Yeah, I don't know if the EM Drive works. Last I saw, once they accounted for the lorentz effect, a number of labs drastically cut their reported thrust findings. And the warp effect that Dr. White saw was explained by the fact that EM fields (like the microwaves in the EM Drive) affects the speed of photons.

But it's kinda interesting how you stated this part:

It implies that the equations of physics have some terms in them which work for macroscopic (not astronomical), moderate speed (non relativistic), macroscopic energy (i.e. not high energies) which mysteriously cancel out perfectly in almost all macroscopic circumstances.

Because we DO have special equations for our understanding of astronomical physics. Dark energy is causing galaxies to accelerate away from each other. We think the universe is expanding. We only really observe it at inter-galactic distances.

Because we DO have special equations at relativistic speeds. Time slows down.

Because we DO have special equations at high energies. Crazy stuff I really don't understand where atoms break down and it's all quark-soup or something.

Because we DO have special equations for microscopic (and smaller) things when they get so small that they run into quantum physics.

We also have special equations for how the empty void of space "wobbles" and splits into matter and anti-matter, but recombine and cancel each other out most of the time. Look up the casimir effect.

All of these laws of physics are in full effect and take place inside that chamber of the EM Drive. It's not like quantum physics goes away for macroscopic things. We just expect all the random aspects to balance each other out and give things a mostly definite position and momentum. And for the expansion of space to be ludicrously small. And for it to remain in our time-scale reference frame as we're going the same speed and we're next to similar masses.

If the EM Drive works, and yeah, that's STILL a big "if", then it'll probably generate some more equations like all of the above have done.

Or, it implies that space has absolute position and speed

... Hey lemme run this one by you. I haven't gotten a good answer to this one yet:

Consider 3 bodies in space. Earth, a mothership, and a babyship. Earth isn't at a stand-still, but we can take it a frame of reference. The mother ship launches from Earth at .99c to the right. That's 1:7 time dilation. A day on the mothership is a week on Earth. Now the mothership isn't at rest, but from it's frame of reference it launches a babyship going 0.99c to the right. That stacks with Earth. So a day on the babyship is a week on the mothership is 49 days on Earth.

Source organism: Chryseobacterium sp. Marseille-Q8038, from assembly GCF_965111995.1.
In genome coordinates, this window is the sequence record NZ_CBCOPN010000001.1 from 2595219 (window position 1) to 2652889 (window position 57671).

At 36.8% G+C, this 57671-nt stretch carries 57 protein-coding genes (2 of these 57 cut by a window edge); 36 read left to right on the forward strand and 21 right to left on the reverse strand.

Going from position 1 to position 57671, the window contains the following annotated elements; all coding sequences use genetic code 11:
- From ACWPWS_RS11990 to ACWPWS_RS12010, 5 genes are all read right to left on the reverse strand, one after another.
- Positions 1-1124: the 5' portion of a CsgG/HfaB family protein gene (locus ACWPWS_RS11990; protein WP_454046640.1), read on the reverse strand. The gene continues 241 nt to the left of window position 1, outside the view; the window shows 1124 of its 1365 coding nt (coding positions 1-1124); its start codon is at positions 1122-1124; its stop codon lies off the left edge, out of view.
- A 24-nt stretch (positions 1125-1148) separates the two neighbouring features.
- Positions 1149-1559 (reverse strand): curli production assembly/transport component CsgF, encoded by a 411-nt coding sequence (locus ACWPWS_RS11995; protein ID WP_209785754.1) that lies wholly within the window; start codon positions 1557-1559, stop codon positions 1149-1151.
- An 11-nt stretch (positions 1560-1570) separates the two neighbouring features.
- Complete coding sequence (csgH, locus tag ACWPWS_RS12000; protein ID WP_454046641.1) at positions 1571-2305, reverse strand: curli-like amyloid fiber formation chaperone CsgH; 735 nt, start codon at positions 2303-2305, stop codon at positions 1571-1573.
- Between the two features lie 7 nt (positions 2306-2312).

And yes we can compare all those timepieces. We know the planned course of these things and know where they plan on being. We know the speed of light, their proximity to mass. We have really good telescopes and they have their atomic clocks hanging out a window we can look at. We can't know these values in real-time, but in hindsight with calculation, we can know their exact location and clock reading at any given point.

Alright. All that is simply setup. Here's the meat.

What if we launch the babyship to the left? Towards Earth. 0.99c - 0.99c = 0 and it's going the same velocity as Earth. So what do the clocks all show on these three bodies? The mothership is not standing still, but we can use it as a frame of reference. If she launches the baby one way, does she see it's clock speed up but if she launches it the other way she sees it's clock slow down? That means there's absolute velocity.

If it doesn't matter which direction she chooses, then how the hell do her observations of earth and the baby jive?

How about we slap an atomic clock on a resurrected SR-71 and have it fly along the 3 axis somewhere on Earth with some really good ground-based position tracking to see if we can see a difference in the time dilation depending on the direction it's heading?